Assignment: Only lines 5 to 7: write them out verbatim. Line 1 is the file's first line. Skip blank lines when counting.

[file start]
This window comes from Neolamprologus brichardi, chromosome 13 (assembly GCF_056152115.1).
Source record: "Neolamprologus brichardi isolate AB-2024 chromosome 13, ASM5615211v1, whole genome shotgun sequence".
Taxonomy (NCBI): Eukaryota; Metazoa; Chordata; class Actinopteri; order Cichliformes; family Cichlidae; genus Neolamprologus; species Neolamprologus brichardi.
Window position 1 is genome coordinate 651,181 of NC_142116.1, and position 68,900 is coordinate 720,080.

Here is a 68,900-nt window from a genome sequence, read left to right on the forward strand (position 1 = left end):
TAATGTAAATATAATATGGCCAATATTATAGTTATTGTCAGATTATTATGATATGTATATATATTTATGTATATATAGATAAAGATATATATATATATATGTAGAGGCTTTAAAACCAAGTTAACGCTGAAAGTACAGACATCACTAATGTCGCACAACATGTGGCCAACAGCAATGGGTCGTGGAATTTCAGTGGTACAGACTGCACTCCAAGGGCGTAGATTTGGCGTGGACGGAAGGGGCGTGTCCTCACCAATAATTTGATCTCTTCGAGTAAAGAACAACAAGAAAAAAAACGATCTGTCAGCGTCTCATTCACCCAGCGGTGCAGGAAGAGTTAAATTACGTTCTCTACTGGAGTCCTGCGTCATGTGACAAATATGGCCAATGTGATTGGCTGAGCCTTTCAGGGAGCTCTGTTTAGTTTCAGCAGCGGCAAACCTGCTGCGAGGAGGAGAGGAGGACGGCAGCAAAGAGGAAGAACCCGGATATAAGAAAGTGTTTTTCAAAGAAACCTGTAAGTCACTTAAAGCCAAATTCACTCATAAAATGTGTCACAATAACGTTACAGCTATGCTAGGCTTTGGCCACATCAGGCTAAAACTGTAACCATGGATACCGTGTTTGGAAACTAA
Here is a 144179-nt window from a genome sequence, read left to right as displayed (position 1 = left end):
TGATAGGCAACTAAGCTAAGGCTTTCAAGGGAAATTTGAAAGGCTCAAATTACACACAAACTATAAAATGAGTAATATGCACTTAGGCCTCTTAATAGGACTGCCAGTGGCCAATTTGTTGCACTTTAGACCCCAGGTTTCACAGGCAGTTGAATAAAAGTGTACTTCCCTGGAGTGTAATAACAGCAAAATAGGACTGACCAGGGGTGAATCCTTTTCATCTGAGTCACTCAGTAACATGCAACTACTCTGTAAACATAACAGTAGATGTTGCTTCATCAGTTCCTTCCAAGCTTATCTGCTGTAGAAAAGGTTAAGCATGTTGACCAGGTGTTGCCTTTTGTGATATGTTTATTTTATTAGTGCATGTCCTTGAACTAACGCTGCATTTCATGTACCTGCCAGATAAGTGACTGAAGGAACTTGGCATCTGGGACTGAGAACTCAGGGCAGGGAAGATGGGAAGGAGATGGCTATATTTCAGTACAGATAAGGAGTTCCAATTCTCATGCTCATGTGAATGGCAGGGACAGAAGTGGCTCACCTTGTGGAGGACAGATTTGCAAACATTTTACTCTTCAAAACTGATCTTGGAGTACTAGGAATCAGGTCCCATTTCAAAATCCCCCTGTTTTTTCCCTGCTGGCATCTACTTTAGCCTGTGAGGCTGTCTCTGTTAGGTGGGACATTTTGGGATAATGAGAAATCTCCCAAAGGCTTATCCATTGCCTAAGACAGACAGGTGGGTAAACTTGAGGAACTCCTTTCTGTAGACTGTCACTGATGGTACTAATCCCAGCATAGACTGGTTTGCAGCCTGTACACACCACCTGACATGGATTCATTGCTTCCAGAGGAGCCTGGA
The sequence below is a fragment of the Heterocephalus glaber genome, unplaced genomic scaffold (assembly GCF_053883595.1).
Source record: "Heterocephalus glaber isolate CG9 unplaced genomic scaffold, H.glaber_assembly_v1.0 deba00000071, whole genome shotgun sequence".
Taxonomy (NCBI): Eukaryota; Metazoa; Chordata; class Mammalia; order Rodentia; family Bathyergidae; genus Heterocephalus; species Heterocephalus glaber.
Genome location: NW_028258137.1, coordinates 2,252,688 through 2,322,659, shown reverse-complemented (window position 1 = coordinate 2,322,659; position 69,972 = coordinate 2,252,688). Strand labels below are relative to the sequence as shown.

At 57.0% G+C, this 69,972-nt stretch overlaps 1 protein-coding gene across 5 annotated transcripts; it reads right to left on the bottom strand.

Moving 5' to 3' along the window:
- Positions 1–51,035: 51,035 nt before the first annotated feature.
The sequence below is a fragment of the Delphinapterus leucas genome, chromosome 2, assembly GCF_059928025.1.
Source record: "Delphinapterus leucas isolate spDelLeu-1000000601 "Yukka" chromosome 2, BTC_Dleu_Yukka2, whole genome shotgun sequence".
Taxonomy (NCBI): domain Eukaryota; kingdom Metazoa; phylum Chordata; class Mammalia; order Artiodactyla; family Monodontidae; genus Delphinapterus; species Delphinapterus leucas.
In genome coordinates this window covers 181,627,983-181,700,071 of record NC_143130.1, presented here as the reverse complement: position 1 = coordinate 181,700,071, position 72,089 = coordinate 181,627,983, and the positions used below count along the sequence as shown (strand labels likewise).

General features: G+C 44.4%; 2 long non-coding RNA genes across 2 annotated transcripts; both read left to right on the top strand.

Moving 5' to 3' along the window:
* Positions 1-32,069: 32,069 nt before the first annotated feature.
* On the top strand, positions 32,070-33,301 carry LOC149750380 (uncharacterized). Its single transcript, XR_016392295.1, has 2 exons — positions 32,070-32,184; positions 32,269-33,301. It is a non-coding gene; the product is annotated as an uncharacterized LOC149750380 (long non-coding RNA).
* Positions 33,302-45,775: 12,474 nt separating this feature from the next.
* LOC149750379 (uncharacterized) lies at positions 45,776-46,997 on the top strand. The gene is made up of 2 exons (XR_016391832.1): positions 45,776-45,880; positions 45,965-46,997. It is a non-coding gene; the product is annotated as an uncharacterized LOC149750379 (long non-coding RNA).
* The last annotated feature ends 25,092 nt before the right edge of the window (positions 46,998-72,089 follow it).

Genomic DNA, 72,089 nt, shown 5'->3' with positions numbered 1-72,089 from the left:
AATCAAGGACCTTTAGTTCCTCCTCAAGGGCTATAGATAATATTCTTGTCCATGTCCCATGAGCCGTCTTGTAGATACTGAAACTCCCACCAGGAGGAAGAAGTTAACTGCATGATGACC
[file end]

Here is a 68,900-nt window from a genome sequence, read left to right on the forward strand (position 1 = left end):
TAATGTAAATATAATATGGCCAATATTATAGTTATTGTCAGATTATTATGATATGTATATATATTTATGTATATATAGATAAAGATATATATATATATATGTAGAGGCTTTAAAACCAAGTTAACGCTGAAAGTACAGACATCACTAATGTCGCACAACATGTGGCCAACAGCAATGGGTCGTGGAATTTCAGTGGTACAGACTGCACTCCAAGGGCGTAGATTTGGCGTGGACGGAAGGGGCGTGTCCTCACCAATAATTTGATCTCTTCGAGTAAAGAACAACAAGAAAAAAAACGATCTGTCAGCGTCTCATTCACCCAGCGGTGCAGGAAGAGTTAAATTACGTTCTCTACTGGAGTCCTGCGTCATGTGACAAATATGGCCAATGTGATTGGCTGAGCCTTTCAGGGAGCTCTGTTTAGTTTCAGCAGCGGCAAACCTGCTGCGAGGAGGAGAGGAGGACGGCAGCAAAGAGGAAGAACCCGGATATAAGAAAGTGTTTTTCAAAGAAACCTGTAAGTCACTTAAAGCCAAATTCACTCATAAAATGTGTCACAATAACGTTACAGCTATGCTAGGCTTTGGCCACATCAGGCTAAAACTGTAACCATGGATACCGTGTTTGGAAACTAA
Here is a 144179-nt window from a genome sequence, read left to right as displayed (position 1 = left end):